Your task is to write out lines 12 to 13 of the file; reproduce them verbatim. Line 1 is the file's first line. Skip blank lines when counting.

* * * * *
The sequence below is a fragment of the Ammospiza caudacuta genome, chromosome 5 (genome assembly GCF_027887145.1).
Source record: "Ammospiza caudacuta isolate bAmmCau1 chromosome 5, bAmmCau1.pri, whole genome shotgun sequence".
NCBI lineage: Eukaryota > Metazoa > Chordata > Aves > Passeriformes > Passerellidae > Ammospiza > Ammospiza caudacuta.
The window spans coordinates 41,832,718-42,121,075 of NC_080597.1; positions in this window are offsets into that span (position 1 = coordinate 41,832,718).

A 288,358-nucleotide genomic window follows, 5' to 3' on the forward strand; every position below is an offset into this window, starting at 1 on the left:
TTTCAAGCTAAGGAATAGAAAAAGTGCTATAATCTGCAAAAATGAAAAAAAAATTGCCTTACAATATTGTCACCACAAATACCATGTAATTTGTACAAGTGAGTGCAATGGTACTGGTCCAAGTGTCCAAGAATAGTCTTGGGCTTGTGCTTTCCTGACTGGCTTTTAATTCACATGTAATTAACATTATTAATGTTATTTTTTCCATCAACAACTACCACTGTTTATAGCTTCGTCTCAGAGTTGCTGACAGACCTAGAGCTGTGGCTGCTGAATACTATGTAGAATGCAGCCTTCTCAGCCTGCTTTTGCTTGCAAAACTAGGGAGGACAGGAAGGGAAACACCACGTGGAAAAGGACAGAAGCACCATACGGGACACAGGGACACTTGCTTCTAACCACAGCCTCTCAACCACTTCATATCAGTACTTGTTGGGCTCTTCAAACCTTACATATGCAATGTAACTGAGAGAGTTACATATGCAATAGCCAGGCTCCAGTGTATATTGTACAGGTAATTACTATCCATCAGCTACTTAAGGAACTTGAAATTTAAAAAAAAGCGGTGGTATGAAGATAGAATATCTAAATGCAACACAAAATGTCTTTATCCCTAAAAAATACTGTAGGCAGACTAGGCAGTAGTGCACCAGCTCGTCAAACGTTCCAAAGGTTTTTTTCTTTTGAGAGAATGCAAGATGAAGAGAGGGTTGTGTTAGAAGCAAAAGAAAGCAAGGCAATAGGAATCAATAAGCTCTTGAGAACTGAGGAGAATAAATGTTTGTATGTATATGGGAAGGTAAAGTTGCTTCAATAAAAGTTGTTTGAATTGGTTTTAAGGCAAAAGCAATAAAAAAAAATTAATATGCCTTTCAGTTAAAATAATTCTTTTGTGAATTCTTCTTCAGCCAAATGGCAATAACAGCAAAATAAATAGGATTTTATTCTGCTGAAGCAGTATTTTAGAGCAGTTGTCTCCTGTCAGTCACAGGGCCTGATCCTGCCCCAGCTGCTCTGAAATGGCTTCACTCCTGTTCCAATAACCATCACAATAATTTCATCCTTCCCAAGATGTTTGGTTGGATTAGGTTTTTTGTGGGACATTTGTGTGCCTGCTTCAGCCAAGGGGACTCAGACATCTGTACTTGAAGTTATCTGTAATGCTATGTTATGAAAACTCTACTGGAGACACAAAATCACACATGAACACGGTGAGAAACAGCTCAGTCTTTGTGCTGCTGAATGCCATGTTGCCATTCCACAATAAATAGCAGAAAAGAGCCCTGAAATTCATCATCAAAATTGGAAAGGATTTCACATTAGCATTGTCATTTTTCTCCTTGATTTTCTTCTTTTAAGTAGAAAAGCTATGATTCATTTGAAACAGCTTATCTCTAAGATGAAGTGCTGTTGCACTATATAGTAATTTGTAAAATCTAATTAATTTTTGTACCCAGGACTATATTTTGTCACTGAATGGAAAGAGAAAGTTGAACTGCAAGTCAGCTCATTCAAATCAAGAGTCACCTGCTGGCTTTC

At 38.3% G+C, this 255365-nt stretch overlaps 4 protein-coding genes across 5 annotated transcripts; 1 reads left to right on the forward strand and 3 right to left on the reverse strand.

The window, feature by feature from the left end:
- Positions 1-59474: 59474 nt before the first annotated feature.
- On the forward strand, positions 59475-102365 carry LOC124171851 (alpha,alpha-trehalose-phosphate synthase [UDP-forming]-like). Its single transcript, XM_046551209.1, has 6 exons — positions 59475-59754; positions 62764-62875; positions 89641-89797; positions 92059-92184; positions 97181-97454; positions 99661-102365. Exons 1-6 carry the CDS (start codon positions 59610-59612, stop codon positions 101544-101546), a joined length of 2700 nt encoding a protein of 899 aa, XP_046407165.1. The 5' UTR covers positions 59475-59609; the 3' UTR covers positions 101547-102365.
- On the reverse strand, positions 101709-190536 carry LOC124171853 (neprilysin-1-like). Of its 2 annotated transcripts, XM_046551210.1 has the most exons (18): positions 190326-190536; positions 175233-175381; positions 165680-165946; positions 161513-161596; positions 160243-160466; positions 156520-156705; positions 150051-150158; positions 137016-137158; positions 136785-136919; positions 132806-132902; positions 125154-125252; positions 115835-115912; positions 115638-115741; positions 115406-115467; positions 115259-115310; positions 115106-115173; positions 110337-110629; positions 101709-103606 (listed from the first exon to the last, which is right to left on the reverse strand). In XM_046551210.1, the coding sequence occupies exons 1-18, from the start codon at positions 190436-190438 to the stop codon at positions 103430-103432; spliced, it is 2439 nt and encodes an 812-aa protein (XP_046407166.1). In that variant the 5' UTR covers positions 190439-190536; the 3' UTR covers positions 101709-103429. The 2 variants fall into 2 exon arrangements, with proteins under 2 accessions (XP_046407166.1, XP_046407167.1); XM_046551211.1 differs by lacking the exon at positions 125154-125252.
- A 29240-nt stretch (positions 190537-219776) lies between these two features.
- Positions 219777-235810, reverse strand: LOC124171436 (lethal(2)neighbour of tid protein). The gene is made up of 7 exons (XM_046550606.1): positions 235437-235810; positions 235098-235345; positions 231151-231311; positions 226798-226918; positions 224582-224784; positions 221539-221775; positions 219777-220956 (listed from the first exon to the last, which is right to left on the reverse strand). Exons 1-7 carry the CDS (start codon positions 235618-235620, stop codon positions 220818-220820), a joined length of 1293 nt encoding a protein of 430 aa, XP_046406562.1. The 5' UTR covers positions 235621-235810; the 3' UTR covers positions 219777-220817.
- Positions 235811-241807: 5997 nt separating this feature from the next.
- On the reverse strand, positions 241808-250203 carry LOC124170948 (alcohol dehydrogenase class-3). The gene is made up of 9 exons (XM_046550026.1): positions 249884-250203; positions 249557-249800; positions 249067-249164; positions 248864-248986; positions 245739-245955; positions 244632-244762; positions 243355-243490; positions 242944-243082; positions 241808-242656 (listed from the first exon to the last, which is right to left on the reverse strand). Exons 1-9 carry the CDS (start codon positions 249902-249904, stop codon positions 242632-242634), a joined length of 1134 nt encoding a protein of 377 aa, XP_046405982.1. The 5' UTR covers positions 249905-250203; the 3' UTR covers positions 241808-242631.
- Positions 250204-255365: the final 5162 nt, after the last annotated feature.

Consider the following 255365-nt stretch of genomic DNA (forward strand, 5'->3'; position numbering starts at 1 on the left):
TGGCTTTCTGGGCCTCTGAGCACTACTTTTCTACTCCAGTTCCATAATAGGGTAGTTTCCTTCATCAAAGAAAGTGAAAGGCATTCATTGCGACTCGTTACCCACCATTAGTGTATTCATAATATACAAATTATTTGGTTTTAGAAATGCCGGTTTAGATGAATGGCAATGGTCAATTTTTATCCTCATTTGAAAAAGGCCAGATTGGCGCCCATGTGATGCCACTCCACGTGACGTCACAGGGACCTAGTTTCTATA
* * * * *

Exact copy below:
- A 29240-nt stretch (positions 190537-219776) lies between these two features.
- Positions 219777-235810, reverse strand: LOC124171436 (lethal(2)neighbour of tid protein). The gene is made up of 7 exons (XM_046550606.1): positions 235437-235810; positions 235098-235345; positions 231151-231311; positions 226798-226918; positions 224582-224784; positions 221539-221775; positions 219777-220956 (listed from the first exon to the last, which is right to left on the reverse strand). Exons 1-7 carry the CDS (start codon positions 235618-235620, stop codon positions 220818-220820), a joined length of 1293 nt encoding a protein of 430 aa, XP_046406562.1. The 5' UTR covers positions 235621-235810; the 3' UTR covers positions 219777-220817.